Tradeshift, a European fintech specialising in supply chain payments, is working with the Danish Export Credit Agency (EKF) to open up much-needed liquidity to businesses in Denmark through a technology-driven supply chain financing model.
Under the model developed by Tradeshift in collaboration with EKF, banks will be encouraged to offer favourable credit lines to large organisations with export turnover in order to pay their suppliers earlier. EKF will underwrite these lines of credit.
The Danish initiative, which has been endorsed by leading academics including Professor of Economics at Aarhus University Philipp Schröder, is being touted as a cost-efficient alternative to government-backed loans and stimulus packages designed to help ease liquidity pressures placed on businesses as a result of COVID.
The dramatic slowdown in trade over the past two months has seen many larger organisations extend payment terms to suppliers. According to one recent study, late payments to UK suppliers have shot up by 23% since 11th March.
This clogging up of cash flow is putting major pressure on otherwise healthy businesses, and risks slowing down dramatically any potential bounce-back after the current conditions lift. The problem has been made more serious as traditional trade finance insurers threaten to pull out of the market and government-issued ‘helicopter relief’ money struggles to flow to businesses that would benefit most.
By effectively removing the risk and reducing cost elements around access to supply chain finance, it becomes a virtual ‘no-brainer’ for large organisations and their suppliers to use the system. By targeting the top 250 large buyers in Denmark, Tradeshift claims that up to $55bn in working capital can be made available to suppliers in Denmark from June 2020, to June 2021.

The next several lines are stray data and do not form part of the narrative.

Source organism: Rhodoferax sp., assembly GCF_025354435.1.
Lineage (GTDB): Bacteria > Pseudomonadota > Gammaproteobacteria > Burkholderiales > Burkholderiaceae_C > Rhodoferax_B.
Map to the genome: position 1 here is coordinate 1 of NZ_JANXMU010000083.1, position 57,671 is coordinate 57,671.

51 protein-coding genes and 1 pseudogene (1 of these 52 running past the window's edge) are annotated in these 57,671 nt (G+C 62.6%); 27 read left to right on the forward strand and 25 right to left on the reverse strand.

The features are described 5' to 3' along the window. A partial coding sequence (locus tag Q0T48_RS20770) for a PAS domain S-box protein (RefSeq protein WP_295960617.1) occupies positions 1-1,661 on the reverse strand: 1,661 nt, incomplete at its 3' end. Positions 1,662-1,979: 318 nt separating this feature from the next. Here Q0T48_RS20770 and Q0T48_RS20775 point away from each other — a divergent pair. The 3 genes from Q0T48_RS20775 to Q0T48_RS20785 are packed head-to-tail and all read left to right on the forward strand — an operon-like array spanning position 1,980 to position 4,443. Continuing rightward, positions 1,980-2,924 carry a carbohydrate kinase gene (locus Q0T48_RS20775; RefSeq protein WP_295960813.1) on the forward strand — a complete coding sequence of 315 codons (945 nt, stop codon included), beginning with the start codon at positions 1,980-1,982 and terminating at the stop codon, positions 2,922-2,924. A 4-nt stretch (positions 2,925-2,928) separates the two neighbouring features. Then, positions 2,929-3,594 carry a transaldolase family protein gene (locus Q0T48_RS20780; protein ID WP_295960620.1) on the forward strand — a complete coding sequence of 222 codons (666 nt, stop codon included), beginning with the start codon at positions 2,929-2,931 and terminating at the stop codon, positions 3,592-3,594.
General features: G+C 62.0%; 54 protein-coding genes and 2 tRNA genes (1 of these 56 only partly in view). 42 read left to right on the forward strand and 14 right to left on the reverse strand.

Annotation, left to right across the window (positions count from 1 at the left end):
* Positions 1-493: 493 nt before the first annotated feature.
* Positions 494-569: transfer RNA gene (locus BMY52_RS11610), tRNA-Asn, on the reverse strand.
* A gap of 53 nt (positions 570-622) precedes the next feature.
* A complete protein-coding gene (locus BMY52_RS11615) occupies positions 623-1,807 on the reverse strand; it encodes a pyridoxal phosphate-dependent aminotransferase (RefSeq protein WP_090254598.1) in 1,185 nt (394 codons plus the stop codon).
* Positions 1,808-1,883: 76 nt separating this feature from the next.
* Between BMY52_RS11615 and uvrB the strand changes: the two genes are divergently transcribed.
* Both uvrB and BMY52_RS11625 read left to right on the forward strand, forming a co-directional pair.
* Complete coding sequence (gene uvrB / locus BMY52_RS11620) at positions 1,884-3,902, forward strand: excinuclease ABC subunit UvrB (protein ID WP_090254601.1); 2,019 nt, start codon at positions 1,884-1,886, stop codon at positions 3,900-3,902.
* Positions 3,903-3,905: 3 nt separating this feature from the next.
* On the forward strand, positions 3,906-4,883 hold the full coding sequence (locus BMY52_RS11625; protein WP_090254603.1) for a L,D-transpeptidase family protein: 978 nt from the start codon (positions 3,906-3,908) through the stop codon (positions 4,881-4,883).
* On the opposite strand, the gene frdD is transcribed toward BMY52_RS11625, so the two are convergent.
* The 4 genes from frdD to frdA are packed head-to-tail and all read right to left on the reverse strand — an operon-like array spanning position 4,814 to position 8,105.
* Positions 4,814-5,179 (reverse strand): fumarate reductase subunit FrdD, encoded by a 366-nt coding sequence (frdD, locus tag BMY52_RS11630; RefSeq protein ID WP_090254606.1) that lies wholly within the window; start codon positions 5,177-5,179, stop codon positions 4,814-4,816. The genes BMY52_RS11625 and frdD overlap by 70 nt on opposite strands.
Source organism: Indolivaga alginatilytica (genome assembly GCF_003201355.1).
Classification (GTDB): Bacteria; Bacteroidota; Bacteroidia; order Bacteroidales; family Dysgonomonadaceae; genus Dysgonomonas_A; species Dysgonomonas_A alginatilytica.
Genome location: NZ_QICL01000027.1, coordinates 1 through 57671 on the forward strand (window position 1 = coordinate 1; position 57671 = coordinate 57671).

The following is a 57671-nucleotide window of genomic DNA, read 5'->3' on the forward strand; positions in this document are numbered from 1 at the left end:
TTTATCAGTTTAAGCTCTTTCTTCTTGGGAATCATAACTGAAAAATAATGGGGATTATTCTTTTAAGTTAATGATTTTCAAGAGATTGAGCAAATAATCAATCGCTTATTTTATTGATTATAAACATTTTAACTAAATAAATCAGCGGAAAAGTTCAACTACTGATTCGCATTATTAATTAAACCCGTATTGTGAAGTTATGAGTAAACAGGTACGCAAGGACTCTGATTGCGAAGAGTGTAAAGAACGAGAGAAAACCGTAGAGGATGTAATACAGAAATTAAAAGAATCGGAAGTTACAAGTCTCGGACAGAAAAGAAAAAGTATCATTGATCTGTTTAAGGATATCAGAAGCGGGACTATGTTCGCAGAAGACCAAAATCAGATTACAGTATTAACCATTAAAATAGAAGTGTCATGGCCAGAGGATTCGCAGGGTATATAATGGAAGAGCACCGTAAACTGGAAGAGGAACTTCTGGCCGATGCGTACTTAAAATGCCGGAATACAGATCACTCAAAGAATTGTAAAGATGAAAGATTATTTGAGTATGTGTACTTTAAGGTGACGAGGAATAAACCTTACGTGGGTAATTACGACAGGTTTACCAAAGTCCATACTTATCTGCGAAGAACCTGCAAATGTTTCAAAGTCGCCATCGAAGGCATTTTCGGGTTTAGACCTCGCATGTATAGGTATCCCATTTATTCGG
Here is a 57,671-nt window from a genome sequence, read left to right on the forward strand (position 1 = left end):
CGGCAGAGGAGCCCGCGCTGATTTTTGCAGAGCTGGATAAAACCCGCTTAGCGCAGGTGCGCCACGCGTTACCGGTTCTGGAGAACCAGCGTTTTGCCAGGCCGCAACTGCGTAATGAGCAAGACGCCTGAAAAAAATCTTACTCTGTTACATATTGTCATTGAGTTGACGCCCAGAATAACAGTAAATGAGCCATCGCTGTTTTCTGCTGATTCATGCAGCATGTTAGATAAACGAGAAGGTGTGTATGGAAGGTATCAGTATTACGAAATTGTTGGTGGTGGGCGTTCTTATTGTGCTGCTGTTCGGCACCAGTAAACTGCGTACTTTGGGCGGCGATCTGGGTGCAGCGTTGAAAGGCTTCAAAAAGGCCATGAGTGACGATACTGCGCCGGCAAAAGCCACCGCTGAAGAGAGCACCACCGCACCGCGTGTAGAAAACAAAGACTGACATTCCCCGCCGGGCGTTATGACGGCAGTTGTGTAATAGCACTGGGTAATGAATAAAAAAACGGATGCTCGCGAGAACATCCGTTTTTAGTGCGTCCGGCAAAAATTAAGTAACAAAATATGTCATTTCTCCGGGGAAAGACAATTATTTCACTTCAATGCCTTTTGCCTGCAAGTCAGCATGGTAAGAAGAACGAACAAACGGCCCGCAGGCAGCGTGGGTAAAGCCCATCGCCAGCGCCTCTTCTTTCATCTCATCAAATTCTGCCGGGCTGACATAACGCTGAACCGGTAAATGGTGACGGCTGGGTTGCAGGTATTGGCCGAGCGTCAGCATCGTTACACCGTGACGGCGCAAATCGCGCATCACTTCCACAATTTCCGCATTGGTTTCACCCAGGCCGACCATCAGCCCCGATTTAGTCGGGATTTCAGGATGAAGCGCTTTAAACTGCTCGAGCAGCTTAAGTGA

“We want to do our bit to motivate companies to pay immediately, so we’ve made our full arsenal of solutions available to export companies that choose to show their support for suppliers. Under our model companies can pay suppliers ahead of time without compromising their own liquidity, ”says EKF Director Kirstine Damkjæ
The Danish initiative relies on accessing invoicing data exchanged between buyers and sellers to build up an accurate picture of existing invoice liquidity that is eligible for finance. As the technology partner in Denmark, Tradeshift will help businesses deliver the necessary visibility into these transactions to enable the system to roll out rapidly and at massive scale. Businesses that rely on paper-based invoices will not be able to access the program.
“The immediate payment scheme has the potential to become a vital support package for companies during the corona crisis. Not only is the economic potential inherent in itself, it also avoids the behavioral death spiral, where all companies in a value chain withdraw their payments simultaneously, ”says Tradeshift’s co-founder and SVP, APAC, Mikkel Hippe Brun.
Tradeshift has made the financing model entirely open source so that other fintech companies and organisations can provide solutions to help facilitate the digital requirements of the overall system. Whilst the financing model is currently available only in Denmark, there is no reason why it could not be rolled out in other countries.
Tradeshift is currently in discussions with a number of governments across the world who are considering the model as a way to make working capital available to businesses. An estimated $9trillion dollars of working capital is currently trapped in supply chains globally, due to lack of suitable supply chain financing options.
For more information on the current initiative please visit https://tradeshift.com/da/straksbetalingsgaranti/